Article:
The idea of proofing anything tends to conjure up images of ugly things bolted to homes, cars, doors etc. It is hard to proof anything without changing the look and most of the time the look that keeps things in or out includes bolts and extra layers. However, there are some ways of helping to flood proof your home that will, in fact, make it look even better than it did before!
Why Flood Proof Anything?
Well, like it or not, flooding is happening more and more and there are a number of reasons behind it. One clear and big issue is climate change. There is very little doubt humans have caused the climate to change and as a result we are seeing more rainfall and flooding in the UK. But there are other factors at play too. As we continue to build on natural land we are removing the lands ability to absorb water. Tarmac simply doesn’t suck up water like trees, grass and mud! As a result we have more rain and less places for it to go.
Making efforts to flood proof your house is an obvious move if you are in a flood risk area. If you are not sure there are a number of ways to check including getting a company like Unda Flood Risk Consultants to run a Flood Risk Assessment for you. But even if you are not in a high-risk area, implementing some simple flood mitigation changes to your home could still benefit you. While you may not be at risk from general flooding a heavy storm could still flood your driveway and maybe a garage or shed and that could in turn cost you money.
Rain gardens are simple and can look brilliant! The idea involves soaking up water running off hard surfaces using a range of plants. It may sound like hard work but most advice suggests using low maintenance plants so there is very little work to do once it is all in place. To look at it in more detail a rain garden is a lowered area that is planted with species that can actually stand being water logged for 48 hours or more. The garden effectively takes all the excess run off from your driveway or roof and holds it for a day or two while it soaks into the ground and evaporates. These gardens can actually absorb up to 30% more than grass alone and almost 100% more than most hard surfaces. But this article is about measures that look nice too and a rain garden certainly can! It’s a great place to plant perennials and they also create a great habitat for wildlife. You will find that a rain garden can become quite a haven and even a space to sit in and enjoy in the drier periods.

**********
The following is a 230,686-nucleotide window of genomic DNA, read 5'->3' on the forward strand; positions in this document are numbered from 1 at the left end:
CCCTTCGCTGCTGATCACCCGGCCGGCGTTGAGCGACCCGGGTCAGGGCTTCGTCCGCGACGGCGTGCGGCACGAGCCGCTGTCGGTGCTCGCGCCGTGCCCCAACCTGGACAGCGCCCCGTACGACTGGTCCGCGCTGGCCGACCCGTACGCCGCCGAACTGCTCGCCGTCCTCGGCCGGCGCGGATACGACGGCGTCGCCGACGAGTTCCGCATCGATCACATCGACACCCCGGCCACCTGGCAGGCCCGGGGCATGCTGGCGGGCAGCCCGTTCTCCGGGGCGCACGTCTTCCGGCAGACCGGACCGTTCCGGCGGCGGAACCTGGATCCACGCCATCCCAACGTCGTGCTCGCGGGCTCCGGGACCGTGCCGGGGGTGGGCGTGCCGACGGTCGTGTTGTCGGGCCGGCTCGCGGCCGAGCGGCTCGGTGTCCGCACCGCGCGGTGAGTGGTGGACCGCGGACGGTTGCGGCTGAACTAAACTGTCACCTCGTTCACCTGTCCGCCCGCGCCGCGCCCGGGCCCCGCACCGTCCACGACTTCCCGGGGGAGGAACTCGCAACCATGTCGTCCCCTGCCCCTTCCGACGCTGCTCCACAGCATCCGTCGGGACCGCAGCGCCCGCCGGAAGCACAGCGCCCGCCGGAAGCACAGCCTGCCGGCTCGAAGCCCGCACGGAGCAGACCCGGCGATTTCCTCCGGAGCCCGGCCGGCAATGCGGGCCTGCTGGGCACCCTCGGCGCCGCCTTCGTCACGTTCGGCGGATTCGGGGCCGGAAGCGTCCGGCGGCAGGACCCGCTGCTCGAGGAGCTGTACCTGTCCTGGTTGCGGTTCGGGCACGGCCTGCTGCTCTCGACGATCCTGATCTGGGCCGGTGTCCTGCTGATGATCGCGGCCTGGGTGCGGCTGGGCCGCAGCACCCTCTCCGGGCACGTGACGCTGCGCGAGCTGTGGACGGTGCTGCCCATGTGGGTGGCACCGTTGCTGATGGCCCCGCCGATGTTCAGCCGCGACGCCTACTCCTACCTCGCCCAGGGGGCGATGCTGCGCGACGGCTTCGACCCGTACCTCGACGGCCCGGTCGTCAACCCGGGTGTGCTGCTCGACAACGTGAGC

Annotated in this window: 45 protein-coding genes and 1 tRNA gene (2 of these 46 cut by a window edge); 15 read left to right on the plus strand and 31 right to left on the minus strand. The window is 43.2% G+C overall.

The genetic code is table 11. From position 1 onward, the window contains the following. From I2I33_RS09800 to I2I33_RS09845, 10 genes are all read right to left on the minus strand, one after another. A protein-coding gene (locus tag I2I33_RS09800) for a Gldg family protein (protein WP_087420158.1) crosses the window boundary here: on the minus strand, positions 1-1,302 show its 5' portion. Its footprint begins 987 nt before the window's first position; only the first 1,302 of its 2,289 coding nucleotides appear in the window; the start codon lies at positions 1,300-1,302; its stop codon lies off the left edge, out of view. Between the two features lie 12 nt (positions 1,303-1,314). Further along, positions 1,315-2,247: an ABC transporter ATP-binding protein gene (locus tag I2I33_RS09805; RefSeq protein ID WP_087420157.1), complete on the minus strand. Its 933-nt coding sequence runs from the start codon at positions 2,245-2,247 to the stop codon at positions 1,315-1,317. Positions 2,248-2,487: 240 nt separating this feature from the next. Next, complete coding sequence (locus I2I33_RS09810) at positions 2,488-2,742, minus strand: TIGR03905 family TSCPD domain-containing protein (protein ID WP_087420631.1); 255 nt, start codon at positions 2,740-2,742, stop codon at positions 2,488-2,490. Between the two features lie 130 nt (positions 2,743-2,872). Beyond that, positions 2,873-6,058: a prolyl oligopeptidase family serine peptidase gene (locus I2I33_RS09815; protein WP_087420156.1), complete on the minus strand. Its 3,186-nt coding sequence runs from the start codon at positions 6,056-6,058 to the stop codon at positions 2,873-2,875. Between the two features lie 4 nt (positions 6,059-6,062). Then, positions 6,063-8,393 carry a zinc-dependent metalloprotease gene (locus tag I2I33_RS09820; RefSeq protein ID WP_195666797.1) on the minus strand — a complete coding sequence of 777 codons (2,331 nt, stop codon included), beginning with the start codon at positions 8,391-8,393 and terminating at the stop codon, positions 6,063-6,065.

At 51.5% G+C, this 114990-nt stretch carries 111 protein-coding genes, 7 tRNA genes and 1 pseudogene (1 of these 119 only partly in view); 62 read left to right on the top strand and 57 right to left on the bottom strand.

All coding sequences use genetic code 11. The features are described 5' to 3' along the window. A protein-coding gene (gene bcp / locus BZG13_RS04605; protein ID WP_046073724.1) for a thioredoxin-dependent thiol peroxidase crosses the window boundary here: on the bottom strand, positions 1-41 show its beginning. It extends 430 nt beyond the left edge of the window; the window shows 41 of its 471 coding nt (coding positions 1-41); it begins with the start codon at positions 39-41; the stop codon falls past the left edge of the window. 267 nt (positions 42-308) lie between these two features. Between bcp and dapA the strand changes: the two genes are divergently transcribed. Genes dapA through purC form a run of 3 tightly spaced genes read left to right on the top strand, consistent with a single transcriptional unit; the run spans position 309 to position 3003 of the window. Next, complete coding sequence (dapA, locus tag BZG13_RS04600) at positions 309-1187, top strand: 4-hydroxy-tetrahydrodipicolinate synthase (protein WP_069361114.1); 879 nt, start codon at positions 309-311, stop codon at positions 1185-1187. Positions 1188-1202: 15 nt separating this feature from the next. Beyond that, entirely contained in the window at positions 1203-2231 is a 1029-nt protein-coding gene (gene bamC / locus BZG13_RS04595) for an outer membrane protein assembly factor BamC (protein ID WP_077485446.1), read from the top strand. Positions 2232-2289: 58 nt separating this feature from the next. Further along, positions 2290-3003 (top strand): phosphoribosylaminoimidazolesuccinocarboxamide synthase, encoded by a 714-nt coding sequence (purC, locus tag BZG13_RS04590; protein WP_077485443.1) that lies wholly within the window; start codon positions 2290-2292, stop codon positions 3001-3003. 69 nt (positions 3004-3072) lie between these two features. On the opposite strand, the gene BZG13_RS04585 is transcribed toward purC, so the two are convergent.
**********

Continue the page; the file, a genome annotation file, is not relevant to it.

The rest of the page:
Porous Path and Driveway Materials
While traditional materials like tarmac and paving allow for very little water absorption there are now a number of different materials out there that can not only allow water to drain through and into the ground below but that also look great too. By removing large areas of non-permeable surfaces you will be preventing the build-up of considerable amounts of water in a heavy storm. However, it is not just storms that cause issues; if there is more general flooding having a permeable surface around your house may just soak up enough to prevent the water coming into the property. Companies like https://www.sudstech.co.uk/ are now offering surfaces made from recycled tyres that make very nice looking driveways and even permeable ceramic paving tiles.
Landscaping – Swales
While this may seem rather similar to a rain garden because it involves…well the garden, it isn’t. Landscaping can have a massive effect on where water pools, goes and floods. But done right it can also look amazing and bring character to an otherwise flat outside area. A swale is a shallow, broad channel with vegetation in it. In the case of domestic gardens grass is the normal plant found in this kind of landscaping. The contour of the landscaping can actually push the water away from the house and in some cases a pipe can be placed discreetly at one end of the swale to take water to a designated area like a pond or drainage ditch. This kind of landscaping isn’t really suitable on steep ground but most houses on steep ground don’t have to worry about flooding. That being said water coming past a property can cause issues and some basic landscaping can be used to guide water away from the house. There are some good examples of this kind of landscaping here – http://www.engineeringnaturesway.co.uk/productstechniques/infiltration-basins-swales-trenches-and-soakaways/
These three measures could seriously reduce the amount of flood water threatening a property. If the rain garden soaks up run off from the roof and other areas that cannot be made porous that could stop a flood. However, couple this with permeable pathways and driveways and some clever landscaping for larger gardens and the risk is reduced further. Each one of these measures can be done in such a way as to add aesthetic value to any home. So, flood proofing really doesn’t have to be ugly to be effective!